Journal of the National Cancer Institute 83(12): 855-861, 1991.
Fukuoka M, Furuse K, Saijo N, et al.
Between April 1985 and May 1988, we conducted a randomized study comparing two standard chemotherapy regimens with the same regimens given on an alternating basis in patients with small-cell lung cancer. The patients were randomly assigned to receive cyclophosphamide at a dose of 800 mg/m2 intravenously (IV) on day 1, doxorubicin at 50 mg/m2 IV on day 1, and vincristine at 1.4 mg/m2 IV on day 1 (CAV); cisplatin at 80 mg/m2 IV on day 1 and etoposide at 100 mg/m2 IV on days 1, 3, and 5 (PE); or CAV alternating with PE (CAV/PE). Each regimen was repeated every 3-4 weeks. Three hundred patients were entered in the study, and 288 of them were eligible for analysis (97 for CAV, 97 for PE, and 94 for CAV/PE). The response rates for PE (78%) and CAV/PE (76%) were significantly higher than the rate for CAV (55%), while the complete response rates were similar (14%, 16%, and 15%, respectively). Nine (23%) of 39 patients who failed to respond to the initial CAV regimen responded to PE when they were crossed over. In contrast, only one (8%) of 13 patients responded to CAV after failing to respond to the PE regimen, suggesting that these two regimens were partially non-cross-resistant. The response duration on CAV/PE was significantly longer than that with CAV (P = .004). The survival time with CAV/PE (11.8 months) was superior to that with CAV (9.9 months) (P = .027) or that with PE (9.9 months) (P = .056). In patients with limited disease, the survival in the alternating arm was significantly superior to the survival in the CAV arm (P = .014) or the survival in the PE arm (P = .023). The toxic effects were acceptable in all three chemotherapy regimens. These results favor the alternating chemotherapy over either standard chemotherapy, such as CAV and PE, although the differences are not dramatic.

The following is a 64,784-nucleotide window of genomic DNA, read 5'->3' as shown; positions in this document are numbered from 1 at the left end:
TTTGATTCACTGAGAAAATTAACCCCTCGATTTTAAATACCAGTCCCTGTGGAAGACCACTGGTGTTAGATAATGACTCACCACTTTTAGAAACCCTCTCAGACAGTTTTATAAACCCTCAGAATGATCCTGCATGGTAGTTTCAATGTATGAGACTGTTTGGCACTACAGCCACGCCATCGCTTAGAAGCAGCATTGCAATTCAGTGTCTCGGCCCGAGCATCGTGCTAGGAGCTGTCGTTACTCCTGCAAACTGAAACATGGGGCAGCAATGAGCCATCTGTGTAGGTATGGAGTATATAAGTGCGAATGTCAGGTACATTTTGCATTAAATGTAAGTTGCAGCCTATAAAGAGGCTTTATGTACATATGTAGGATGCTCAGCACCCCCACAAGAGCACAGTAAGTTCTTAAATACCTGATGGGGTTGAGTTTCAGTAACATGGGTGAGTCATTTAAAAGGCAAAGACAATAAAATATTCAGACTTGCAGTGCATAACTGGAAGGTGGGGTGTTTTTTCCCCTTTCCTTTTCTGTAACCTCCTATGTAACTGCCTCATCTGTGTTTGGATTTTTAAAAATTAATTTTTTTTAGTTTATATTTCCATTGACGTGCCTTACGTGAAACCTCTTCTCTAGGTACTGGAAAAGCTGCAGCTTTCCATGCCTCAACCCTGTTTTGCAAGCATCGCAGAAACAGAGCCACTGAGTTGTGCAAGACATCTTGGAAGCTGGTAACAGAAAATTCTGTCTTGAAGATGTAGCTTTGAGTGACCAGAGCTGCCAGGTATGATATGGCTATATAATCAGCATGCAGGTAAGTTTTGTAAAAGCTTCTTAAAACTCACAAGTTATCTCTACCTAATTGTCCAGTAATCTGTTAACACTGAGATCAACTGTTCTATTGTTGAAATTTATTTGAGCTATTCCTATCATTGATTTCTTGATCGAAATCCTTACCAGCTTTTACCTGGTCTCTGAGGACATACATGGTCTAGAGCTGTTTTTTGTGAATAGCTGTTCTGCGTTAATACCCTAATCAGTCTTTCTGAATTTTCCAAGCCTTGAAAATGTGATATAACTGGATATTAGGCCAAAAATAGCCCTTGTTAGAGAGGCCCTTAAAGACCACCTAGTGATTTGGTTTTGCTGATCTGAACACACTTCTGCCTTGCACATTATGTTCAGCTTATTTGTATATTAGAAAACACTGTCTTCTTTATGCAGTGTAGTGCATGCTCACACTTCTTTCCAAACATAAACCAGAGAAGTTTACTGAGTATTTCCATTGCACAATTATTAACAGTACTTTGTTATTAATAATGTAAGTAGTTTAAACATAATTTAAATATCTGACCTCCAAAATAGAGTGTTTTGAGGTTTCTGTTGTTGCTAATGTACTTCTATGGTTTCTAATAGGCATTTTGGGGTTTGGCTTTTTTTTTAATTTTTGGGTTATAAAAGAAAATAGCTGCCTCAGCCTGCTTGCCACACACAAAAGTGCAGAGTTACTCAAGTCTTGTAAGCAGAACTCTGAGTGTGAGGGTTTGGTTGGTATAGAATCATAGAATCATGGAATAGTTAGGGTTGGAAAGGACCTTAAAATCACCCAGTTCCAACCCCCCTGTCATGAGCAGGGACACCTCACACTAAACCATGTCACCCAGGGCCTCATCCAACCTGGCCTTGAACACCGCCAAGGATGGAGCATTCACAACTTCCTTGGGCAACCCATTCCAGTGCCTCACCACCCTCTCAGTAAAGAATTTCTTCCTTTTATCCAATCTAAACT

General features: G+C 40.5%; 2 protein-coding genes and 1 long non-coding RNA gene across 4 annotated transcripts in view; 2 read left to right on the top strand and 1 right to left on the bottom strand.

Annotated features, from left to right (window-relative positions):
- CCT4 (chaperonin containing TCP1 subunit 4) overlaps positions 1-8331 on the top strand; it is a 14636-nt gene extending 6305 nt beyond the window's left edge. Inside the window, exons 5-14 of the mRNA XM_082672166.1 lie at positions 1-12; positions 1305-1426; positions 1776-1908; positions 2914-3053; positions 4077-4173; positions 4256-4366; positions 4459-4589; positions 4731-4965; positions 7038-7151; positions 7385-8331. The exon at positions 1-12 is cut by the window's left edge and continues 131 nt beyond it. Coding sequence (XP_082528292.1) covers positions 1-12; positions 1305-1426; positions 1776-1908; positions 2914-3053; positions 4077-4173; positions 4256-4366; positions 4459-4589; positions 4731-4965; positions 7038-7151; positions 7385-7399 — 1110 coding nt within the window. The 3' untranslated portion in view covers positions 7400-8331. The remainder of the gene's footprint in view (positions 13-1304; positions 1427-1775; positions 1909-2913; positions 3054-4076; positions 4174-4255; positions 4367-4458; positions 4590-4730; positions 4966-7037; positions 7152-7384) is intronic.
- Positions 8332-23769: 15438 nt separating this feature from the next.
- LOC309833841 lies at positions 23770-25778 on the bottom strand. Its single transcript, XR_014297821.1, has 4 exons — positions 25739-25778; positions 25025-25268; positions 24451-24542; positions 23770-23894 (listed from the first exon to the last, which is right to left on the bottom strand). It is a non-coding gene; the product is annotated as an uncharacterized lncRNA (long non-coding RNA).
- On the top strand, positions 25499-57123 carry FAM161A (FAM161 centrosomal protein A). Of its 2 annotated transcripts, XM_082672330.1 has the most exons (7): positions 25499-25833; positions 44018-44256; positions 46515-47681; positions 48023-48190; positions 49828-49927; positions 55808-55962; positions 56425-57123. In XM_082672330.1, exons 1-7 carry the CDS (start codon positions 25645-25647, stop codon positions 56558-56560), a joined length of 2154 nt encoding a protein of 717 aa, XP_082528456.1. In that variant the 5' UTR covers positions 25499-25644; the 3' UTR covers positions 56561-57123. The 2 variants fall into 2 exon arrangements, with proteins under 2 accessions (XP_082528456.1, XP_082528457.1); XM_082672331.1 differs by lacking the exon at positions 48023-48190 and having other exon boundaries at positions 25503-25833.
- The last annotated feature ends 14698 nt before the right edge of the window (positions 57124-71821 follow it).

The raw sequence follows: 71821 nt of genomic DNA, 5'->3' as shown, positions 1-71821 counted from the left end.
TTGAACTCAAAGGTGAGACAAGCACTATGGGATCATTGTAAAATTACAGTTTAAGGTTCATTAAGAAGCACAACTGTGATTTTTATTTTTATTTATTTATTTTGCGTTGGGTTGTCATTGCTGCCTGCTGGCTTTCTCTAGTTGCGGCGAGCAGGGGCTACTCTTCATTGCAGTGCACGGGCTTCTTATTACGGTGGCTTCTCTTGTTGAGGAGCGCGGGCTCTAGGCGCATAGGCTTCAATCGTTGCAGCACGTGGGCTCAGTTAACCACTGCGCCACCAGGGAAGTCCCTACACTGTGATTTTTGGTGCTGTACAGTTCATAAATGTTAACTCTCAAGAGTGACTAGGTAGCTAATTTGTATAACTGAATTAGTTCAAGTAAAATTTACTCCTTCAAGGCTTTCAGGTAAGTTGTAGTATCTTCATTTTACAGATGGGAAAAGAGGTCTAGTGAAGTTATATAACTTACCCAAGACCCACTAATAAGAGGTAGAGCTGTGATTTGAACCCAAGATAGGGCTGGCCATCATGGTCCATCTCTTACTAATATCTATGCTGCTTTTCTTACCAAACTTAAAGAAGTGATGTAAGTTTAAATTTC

Rheinische Friedrich- Wilhelms- Universität Bonn